Friday, October 7, 2011


Today, I'm taking a real wide swing around my usual poetry to do a quick addition to the #occupythemiddleages twitter feed that Karl Steel put up at In The Middle.  There, Karl sees the Middle English poem, Gode speede the ploghe, as a veiled warning to the Church and the Landholders, the 1% of the times, to more closely value the peasants, the 99% of the time.

You see the same message in the poetry of the Kings' Sagas, most particularly in the Bersoglisvisur of Sigvatr Þórðarson.  In it, the skald berates the king for his ill-treatment of the farmers, and reminds him that
enn eru búendir seinir af, þvís minnir
the farmers are still slow to relinquish what they remember (verse 5)
He also gives a more direct warning of future dissent, when he says
Vasat á her, með hjorvi / hlið, þars stóðk i miðjum / hrösinn (skal með hrísi) hans flokki (við þjokkva)
There was no gap in the ranks where I stood proudly in the midst of his men with my sword; one must make the forest denser with brush. (verse 3)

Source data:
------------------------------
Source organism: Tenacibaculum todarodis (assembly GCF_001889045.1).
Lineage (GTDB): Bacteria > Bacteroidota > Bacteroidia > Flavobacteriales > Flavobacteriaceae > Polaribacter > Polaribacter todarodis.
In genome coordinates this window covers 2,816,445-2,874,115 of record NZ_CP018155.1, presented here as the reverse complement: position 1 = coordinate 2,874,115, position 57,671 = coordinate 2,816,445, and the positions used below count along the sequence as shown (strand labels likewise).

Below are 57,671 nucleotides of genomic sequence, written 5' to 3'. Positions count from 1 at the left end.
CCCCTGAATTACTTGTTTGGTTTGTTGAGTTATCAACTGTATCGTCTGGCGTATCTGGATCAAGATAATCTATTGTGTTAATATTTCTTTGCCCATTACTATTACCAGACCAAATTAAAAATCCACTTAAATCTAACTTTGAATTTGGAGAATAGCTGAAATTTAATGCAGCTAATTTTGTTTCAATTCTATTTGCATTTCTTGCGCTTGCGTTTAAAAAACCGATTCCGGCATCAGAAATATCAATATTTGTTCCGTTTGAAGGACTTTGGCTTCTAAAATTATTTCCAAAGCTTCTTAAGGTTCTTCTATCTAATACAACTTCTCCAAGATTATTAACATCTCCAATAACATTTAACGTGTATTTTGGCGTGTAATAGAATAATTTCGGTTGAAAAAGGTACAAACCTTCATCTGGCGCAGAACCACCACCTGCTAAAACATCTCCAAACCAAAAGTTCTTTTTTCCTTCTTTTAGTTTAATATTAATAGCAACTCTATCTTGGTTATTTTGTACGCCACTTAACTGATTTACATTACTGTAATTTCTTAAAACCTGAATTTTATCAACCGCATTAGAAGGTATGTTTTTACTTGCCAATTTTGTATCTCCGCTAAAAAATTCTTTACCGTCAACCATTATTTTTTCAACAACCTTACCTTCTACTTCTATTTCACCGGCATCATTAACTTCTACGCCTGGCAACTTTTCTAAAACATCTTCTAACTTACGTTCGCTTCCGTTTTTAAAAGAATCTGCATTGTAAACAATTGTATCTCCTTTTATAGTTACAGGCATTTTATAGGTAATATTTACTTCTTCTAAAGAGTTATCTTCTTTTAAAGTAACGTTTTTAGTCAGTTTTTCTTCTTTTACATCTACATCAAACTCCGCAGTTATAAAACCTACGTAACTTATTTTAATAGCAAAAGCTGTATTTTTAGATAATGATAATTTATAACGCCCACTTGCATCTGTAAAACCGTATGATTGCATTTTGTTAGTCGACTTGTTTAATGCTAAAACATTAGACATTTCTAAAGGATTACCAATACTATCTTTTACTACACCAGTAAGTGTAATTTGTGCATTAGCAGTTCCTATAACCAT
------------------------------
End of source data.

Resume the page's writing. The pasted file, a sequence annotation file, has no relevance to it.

Finally, in verse 12, the warning is more explicit yet:

Hætts þats allir ætlask / (áðr skal við því ráða) / hárir menn, es heyrik  / hót, skjǫldungi at móti; / greypt's þat, 's hǫfðum hnepta, / heldr, ok niðr í felda / (slegit hefr þǫgn á þegna) / þingmenn nǫsum stinga.
The threat is dangerous when all grey-haired men, as I hear, intend [to revolt] against the ruler; that must be prevented in advance.  It's rather grim when assembly members hand their heads and stick their noses into their cloaks; silence has descended on your followers.
That image, of the King's supporters, the farmers and common men keeping silent and choosing to "stick their noses in their cloaks is a powerful one.  It warns the King to respect the rights the farmers have enjoyed under his father, in order to be certain that the army will have their support, that "the brush will make the forest denser" and fill the lines.

King Magnús Óláfsson heeded the warning he was given.  I hope the 1% heeds the warning its receiving today.


(Sources for the poetry are

  • Skaldic Poetry of the Scandinavian Middle Ages, vol. 2: Poetry from the Kings' Sagas 2, pp. 11-30.

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